I’ve now started attending ground rounds on Lynn’s case whenever I’m there. I don’t think many family members invite themselves to these sessions because I get “the stare” of “what are you doing here?” and then a whisper starts around the perimeter till it reaches the attending (the one in charge of rounds). The attending usually stops and asks if they can answer something for me, and I explain that I’m the wife and want to listen. Most of the time they say okay; sometimes they try to talk me out saying I might not understand the jargon, but no one has kicked me out. At some point, someone says something that is incorrect or the attending asks a question that no one knows the answer but me, and I speak up.
Being part of the team
At that point, I teach them why I need to be there, and the entire focus of the grand round changes. I then start feeding them additional clarification on assumptions they made previously that were wrong. I tell them our story — the correct one. I help them to see how assumptions lead to mistakes and can cause harm. I remind them that I’ve been there all along and could have been part of the team from the beginning and should have been and encouraged them to remember this always.
A true partnership
After that, each morning they look for me and smile when I join them. If an answer is unknown, the team looks to me for it. The group asks me for my advice, and we genuinely develop a partnership in my husband’s care. Creating a mutual collaboration with the team demonstrates respect for our codependence on each person’s role and our need for one another. We must interact this way every time. As a caregiver, we must be engaged regularly with the other members of the healthcare team — at the center of the team in partnership at the head of the table.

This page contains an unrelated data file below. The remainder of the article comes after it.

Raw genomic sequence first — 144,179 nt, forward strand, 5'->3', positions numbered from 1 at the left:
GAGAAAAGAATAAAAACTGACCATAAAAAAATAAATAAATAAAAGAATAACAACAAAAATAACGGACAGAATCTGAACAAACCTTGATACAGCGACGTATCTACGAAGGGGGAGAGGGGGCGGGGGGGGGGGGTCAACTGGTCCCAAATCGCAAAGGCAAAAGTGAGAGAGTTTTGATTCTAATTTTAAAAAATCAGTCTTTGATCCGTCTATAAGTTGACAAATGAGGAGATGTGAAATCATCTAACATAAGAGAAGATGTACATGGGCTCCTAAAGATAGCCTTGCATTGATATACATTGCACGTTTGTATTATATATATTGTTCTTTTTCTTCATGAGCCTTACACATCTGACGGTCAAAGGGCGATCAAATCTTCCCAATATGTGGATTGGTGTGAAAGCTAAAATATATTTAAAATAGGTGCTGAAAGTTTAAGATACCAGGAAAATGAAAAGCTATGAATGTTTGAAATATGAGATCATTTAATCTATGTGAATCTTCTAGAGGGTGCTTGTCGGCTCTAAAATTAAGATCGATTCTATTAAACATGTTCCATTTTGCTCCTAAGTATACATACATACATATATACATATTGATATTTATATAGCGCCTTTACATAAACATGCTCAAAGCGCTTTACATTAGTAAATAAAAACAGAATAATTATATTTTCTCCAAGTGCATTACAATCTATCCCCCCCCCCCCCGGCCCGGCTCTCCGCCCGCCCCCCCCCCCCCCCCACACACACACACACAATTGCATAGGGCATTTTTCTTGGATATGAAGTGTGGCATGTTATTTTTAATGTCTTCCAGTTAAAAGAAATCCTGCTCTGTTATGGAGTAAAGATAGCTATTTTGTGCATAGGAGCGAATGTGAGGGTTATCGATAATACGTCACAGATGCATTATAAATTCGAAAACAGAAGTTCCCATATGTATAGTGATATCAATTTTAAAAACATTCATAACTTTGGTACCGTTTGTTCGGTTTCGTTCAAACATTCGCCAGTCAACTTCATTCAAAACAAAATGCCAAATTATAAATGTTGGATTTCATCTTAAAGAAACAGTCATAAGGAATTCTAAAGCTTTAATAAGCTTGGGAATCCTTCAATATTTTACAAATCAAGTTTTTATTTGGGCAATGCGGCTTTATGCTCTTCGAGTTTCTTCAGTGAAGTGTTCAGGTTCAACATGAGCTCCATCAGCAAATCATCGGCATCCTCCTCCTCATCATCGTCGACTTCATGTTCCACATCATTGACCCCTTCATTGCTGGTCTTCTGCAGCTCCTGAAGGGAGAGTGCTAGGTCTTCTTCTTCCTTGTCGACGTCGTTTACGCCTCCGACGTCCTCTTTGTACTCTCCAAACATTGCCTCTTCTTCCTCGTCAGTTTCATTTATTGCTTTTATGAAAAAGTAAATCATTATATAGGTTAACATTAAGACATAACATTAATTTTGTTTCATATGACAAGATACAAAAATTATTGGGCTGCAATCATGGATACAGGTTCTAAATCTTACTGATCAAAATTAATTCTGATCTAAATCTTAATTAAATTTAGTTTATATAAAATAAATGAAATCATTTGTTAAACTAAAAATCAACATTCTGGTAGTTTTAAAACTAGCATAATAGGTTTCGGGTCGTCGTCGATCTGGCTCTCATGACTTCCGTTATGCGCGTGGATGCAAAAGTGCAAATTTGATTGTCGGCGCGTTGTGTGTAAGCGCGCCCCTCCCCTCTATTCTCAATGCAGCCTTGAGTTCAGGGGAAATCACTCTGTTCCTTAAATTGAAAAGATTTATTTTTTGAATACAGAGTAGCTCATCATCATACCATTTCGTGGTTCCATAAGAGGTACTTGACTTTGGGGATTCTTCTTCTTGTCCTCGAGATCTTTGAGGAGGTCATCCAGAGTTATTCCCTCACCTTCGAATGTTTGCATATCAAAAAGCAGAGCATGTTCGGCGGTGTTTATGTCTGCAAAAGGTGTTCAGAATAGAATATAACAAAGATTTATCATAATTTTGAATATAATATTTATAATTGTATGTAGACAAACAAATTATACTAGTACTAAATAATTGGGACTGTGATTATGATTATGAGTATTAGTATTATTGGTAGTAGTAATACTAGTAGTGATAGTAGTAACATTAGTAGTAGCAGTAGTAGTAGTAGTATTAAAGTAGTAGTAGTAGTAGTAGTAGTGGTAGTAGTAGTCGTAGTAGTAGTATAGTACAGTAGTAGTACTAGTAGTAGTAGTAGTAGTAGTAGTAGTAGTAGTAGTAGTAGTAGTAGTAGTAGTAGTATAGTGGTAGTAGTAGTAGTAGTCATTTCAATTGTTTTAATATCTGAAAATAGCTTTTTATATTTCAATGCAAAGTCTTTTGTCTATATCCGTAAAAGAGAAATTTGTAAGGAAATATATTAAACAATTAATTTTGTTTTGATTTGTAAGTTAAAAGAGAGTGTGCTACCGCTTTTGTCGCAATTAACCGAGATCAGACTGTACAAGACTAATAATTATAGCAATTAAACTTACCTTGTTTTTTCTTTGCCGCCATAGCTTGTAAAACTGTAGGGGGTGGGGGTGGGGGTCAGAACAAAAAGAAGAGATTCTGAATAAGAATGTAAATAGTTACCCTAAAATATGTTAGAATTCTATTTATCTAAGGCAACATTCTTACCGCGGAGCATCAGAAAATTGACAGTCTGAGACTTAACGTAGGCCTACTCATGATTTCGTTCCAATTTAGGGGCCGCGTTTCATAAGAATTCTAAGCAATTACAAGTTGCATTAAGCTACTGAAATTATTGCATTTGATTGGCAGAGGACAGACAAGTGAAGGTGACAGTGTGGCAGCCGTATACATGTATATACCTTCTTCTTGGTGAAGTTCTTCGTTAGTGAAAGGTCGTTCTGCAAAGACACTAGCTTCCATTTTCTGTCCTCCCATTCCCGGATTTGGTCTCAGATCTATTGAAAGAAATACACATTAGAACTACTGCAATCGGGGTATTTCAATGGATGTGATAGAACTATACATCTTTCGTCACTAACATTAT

I wrote the following for poetry week at work as an expression of the above. The poem appeared in the hallway near an exit, and I understand that several family members were overheard agreeing with its sentiments. You may also find that it rings true with you. I hope you enjoy it.
Something’s Different. Something’s Not Right. Listen to Me.
Don’t you hear that? Don’t you see the difference?
It’s not the same.
Trust me, I know. I can tell. It’s not right.
I don’t care that the lab work is normal.
I don’t care that he looks good to you.
I don’t care that you’re an expert in illness.
I am the expert in him.
In our world of daily living.
We are one. I know something’s wrong.
I know his every breath.
I know what every sound means
I know where every pimple, pink spot, dark bruise, or open tear appears.
I know his smells-good and bad.
I know his body temp-good and bad.
I know his moods-good and bad.
I know his changes-good and bad.
Just like an artisan working his craft
I am an artisan of healing in his life.
I know him.
I know what works and what doesn’t.
I know how best to apply healing.
You need my help.
I keep you from making mistakes.
I stop you from assumptions that harm.
I am your partner, not your enemy.
Something’s different. Something’s not right.
Listen. To. Me.